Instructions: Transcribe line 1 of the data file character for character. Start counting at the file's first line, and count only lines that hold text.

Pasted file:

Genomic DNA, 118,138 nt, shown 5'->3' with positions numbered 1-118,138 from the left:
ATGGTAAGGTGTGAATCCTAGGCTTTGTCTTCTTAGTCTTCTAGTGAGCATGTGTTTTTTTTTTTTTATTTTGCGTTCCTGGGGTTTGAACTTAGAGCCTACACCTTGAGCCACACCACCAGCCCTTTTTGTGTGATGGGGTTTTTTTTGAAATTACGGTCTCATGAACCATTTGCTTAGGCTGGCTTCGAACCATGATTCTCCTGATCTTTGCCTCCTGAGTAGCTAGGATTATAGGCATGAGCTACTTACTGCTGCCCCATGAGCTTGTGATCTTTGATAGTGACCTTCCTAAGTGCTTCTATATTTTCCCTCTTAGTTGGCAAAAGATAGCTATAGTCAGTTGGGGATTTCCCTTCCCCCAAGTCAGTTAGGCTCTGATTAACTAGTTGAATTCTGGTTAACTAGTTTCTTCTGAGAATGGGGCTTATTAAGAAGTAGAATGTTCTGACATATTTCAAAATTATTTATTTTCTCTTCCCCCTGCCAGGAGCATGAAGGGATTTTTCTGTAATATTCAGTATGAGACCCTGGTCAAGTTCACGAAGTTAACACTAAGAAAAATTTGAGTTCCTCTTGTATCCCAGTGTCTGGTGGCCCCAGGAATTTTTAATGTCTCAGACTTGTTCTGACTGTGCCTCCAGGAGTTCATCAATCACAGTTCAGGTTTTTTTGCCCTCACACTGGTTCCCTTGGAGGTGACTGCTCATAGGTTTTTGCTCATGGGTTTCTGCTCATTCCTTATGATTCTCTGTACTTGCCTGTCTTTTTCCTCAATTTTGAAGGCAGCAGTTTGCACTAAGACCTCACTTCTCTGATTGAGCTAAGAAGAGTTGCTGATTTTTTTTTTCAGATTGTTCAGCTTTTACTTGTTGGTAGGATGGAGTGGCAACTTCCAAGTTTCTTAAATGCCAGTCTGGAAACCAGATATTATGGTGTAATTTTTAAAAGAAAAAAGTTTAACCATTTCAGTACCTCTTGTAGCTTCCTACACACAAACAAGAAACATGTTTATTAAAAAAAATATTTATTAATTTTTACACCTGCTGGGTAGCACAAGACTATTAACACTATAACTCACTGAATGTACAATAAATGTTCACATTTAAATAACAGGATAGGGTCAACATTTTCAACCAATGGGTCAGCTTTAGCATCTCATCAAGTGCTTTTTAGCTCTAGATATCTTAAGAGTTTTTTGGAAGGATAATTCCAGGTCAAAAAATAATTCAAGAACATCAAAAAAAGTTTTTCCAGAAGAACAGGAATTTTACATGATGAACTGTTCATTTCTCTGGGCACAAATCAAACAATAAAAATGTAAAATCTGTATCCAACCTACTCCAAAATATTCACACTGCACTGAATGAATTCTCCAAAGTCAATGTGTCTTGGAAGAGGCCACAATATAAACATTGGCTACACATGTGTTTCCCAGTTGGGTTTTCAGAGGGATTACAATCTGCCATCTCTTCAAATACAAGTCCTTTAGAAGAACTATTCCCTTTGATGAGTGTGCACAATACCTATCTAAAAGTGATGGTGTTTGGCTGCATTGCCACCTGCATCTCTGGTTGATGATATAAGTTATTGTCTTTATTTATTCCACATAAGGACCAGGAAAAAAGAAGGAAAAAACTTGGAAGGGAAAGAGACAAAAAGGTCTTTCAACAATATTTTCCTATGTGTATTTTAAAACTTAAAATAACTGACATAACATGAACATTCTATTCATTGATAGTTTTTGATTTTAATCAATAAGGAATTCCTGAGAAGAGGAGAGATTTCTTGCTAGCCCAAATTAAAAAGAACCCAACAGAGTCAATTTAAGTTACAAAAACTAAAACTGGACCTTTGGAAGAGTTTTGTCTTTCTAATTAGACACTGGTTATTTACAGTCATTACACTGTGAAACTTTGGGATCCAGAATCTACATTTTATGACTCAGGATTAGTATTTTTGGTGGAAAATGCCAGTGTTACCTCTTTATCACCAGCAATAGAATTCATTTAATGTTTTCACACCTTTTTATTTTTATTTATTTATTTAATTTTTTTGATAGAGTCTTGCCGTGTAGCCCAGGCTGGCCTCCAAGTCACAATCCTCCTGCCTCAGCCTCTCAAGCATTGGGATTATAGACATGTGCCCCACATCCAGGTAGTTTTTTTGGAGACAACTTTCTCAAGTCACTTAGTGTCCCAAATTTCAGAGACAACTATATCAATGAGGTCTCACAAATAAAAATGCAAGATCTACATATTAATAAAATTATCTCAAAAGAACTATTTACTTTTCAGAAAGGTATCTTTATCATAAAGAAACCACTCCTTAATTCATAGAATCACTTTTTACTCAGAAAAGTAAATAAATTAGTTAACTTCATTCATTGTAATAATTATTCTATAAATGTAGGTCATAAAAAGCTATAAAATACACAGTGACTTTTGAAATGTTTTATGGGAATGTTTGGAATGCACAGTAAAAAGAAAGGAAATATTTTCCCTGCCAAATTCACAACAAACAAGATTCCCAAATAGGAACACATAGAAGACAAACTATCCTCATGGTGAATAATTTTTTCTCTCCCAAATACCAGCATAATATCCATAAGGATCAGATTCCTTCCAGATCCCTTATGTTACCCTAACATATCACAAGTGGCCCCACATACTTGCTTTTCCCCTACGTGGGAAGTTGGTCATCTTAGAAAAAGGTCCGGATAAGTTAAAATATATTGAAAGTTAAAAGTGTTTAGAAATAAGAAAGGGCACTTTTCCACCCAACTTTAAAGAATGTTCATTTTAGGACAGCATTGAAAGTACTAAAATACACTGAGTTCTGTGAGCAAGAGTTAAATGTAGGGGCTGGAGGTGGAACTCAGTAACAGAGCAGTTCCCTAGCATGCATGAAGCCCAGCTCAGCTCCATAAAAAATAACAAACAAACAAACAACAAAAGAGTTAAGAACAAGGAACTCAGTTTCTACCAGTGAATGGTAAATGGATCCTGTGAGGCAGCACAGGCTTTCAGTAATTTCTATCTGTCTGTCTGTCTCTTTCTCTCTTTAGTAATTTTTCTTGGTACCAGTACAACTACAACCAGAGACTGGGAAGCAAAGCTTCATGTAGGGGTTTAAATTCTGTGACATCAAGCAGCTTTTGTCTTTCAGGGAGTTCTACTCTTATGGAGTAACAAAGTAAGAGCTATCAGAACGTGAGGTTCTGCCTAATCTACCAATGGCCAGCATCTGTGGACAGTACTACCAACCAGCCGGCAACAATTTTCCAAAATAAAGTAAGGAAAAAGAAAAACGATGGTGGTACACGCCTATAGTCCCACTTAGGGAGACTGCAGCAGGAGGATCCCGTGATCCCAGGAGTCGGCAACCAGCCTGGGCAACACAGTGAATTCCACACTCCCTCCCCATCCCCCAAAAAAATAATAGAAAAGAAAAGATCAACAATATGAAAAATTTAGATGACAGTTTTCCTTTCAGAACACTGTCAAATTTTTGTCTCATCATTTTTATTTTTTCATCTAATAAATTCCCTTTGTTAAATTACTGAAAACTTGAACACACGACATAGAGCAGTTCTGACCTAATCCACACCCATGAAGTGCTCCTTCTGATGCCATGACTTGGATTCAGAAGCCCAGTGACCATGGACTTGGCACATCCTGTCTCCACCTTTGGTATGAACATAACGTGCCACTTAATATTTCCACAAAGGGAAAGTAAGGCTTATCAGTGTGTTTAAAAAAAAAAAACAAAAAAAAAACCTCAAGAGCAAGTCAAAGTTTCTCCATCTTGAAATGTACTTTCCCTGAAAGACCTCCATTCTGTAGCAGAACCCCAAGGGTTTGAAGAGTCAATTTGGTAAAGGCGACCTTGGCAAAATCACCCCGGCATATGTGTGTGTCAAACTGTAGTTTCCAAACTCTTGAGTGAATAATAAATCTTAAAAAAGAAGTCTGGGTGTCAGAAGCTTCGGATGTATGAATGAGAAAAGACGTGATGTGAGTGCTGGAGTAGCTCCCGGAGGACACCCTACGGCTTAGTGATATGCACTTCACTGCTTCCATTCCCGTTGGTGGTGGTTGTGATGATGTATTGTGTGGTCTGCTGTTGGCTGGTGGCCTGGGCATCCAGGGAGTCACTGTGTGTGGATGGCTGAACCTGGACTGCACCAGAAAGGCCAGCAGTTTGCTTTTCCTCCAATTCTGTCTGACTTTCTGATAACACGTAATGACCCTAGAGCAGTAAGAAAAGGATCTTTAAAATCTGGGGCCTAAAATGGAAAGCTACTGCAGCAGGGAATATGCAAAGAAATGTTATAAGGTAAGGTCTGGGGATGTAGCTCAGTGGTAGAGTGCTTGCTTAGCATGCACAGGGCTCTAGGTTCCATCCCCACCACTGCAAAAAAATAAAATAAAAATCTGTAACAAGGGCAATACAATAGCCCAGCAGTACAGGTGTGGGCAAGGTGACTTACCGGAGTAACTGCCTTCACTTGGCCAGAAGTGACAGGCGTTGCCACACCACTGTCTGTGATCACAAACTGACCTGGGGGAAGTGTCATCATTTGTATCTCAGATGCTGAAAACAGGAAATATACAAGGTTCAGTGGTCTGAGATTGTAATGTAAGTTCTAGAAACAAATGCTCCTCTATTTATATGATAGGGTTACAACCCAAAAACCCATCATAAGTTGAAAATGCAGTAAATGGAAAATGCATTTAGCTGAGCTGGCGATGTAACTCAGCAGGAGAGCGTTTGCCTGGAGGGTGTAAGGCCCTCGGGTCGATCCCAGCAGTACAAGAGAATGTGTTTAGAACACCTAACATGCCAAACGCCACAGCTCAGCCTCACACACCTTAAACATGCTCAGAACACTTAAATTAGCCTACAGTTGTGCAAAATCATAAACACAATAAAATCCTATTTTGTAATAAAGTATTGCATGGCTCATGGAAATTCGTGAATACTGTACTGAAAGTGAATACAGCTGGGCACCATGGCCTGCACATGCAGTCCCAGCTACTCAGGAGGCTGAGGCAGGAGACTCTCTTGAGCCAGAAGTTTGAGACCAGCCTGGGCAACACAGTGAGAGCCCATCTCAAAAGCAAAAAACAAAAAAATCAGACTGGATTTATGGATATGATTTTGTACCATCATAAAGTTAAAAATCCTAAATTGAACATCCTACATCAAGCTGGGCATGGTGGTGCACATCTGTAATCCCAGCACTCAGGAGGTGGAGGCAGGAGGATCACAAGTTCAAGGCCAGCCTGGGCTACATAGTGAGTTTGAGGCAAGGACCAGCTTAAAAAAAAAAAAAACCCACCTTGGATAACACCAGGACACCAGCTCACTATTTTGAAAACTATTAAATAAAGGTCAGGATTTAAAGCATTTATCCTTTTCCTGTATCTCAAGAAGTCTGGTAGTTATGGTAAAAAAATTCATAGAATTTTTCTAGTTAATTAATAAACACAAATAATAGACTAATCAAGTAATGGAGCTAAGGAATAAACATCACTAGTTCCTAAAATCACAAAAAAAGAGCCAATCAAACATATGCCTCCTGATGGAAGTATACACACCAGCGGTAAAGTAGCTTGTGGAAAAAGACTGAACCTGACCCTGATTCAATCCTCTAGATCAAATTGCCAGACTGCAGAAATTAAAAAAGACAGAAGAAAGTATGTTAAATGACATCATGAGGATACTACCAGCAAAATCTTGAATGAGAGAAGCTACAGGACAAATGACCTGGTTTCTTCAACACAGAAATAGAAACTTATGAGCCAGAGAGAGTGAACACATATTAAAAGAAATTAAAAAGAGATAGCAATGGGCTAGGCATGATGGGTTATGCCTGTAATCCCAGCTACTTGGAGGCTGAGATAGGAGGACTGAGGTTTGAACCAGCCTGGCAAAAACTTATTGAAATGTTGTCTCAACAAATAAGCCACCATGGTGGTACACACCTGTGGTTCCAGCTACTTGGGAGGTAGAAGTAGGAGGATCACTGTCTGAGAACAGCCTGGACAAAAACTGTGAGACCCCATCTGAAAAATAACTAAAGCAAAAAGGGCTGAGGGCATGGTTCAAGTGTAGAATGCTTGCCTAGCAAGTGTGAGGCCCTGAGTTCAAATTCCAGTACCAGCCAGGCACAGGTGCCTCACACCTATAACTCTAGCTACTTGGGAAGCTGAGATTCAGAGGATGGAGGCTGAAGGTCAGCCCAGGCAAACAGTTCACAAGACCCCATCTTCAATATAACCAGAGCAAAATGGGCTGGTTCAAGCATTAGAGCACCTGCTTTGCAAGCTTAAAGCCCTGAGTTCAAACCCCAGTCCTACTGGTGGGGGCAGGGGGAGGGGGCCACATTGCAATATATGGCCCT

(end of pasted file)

Genomic DNA, 118,138 nt, shown 5'->3' with positions numbered 1-118,138 from the left: